Designer Anders Pehrson
Images courtesy of ateljé Lyktan
The first Bumling, hand painted in green Serva Lack (1968)
Photo by Johan Jansson
Early advertisement for Bumling
Anders Pehrson and his white-painted lamps on their way to the Olympic village
Photo by Per Erik Gustavsson
The factory in Åhus with lighting fixtures Supertube,Tube, Bumling and Simris
Photo by Bo Ivar Jönsson
Product brochure of the Supertube System (1970s)
Swedish designer K. Anders Pehrson was born in 1912 in Gothenburg. He studied engineering in his hometown, and began working for Philips in 1952, as a Design Manager—a position he maintained until 1963.
In 1964, Pehrson became the owner, Head of Operations, and Artistic Director of the lighting manufacturer Ateljé Lyktan in Åhus. Following in the footsteps of Ateljé Lyktan founder Hans Bergström, Pehrson paid attention to lighting in the workplace, concerning himself and his designs with the improving the lighting in public and industrial environments. Unlike his predecessor Bergström, Pehrson championed a more industrial and large-scale approach to design, steering the company away from bespoke services toward mass production. He believed “good lighting is not always lots of light, but always several light sources”. This design philosophy resulted in not just increased number of designs, but the creation of whole lighting collections known as “families”, encouraging customers to collect the whole range.
For Ateljé Lyktan, Pehrson designed the classic pendulous Bumling ceiling lamp (1968). Bumling, which means ‘boulder’ in Swedish, was first exhibited at a lighting fair in Gothenburg. The bulbous lamp was over half a meter wide and bright green. The lamp was originally produced as a Family in six different sizes and a wide array of colors. The lighting fixture was an instant success in Sweden and internationally. Demand was so high, Ateljé Lyktan had to subcontract the production of additional lamps. In 1970, after a lighting exhibition in Copenhagen, Pehrson was asked to present a lighting proposal for the 1972 Olympic Games in Munich. Pehrson developed an indoor lighting concept based on the 591 Simris table lamp and the 781 Simris floor lamp (both 1964). In 1972, Ateljé Lyktan supplied 16,300 lamps to the Olympic Village in Munich, which was the largest order in the company’s history. In 1974, Pehrson sold Ateljé Lyktan to the Swedish company Fagerhult, but remained CEO, Artistic Director, and Marketing Manager throughout the 1970s.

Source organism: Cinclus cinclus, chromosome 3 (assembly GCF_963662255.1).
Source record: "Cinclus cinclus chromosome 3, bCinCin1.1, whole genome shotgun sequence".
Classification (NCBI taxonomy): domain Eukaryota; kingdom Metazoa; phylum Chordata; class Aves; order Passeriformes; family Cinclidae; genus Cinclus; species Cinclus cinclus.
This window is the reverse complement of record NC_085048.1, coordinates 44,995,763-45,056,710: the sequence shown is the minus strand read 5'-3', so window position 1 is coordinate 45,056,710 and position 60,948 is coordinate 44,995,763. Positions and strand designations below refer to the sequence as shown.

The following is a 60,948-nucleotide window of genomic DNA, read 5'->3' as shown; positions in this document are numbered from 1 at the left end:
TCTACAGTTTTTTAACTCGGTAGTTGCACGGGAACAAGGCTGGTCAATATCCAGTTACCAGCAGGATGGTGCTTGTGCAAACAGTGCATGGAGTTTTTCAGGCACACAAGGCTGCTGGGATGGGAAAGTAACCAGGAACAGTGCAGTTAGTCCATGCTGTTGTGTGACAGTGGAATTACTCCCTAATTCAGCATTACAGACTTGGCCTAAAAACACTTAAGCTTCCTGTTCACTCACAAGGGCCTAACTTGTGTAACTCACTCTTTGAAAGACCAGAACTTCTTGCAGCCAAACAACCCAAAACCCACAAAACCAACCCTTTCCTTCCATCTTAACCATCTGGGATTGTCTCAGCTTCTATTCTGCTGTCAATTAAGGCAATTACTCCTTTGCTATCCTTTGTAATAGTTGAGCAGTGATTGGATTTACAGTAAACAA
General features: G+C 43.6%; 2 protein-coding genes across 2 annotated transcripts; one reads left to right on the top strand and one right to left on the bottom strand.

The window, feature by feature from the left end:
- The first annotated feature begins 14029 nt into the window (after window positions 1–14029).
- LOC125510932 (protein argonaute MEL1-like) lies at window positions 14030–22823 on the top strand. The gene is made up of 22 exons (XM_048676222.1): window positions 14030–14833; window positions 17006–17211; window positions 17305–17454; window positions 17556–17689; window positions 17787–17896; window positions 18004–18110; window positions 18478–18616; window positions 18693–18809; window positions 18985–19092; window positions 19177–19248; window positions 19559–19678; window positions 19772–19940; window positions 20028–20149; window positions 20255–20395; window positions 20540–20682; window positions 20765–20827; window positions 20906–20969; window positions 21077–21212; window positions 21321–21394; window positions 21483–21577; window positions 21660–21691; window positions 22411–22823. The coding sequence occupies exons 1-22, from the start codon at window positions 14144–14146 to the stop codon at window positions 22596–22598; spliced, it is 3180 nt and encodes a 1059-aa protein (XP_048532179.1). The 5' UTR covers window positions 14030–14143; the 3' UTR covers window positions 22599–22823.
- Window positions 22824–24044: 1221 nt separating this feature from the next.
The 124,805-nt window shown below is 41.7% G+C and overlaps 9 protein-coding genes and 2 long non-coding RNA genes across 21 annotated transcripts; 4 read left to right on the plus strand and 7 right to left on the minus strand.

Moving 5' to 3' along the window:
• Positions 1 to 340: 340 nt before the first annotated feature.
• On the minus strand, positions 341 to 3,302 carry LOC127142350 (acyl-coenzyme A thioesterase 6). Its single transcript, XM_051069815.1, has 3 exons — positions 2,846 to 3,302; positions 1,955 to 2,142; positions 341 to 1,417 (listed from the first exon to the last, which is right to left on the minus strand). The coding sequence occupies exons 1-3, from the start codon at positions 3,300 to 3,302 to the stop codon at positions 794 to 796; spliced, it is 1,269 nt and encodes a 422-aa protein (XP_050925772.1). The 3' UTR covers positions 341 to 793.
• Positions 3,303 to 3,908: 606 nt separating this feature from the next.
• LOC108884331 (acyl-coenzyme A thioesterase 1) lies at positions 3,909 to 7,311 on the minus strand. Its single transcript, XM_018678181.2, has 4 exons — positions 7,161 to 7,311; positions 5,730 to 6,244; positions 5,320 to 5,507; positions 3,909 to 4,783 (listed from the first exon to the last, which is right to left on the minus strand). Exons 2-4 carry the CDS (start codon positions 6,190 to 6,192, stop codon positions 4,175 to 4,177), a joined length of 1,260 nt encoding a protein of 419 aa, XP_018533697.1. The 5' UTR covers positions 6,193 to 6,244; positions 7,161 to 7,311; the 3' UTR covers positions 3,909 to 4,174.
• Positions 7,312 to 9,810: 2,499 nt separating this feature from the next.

During his time at Ateljé Lyktan, Pehrson designed many fixtures including Simris (1964), Rampling (1966), Supertube (1967), Fungus (1969), Crystal (1970), Knubbling (1971), Tube (1973), and Sovo (1978), among others. Pehrson passed away in 1982.
* All images courtesy of Ateljé Lyktan.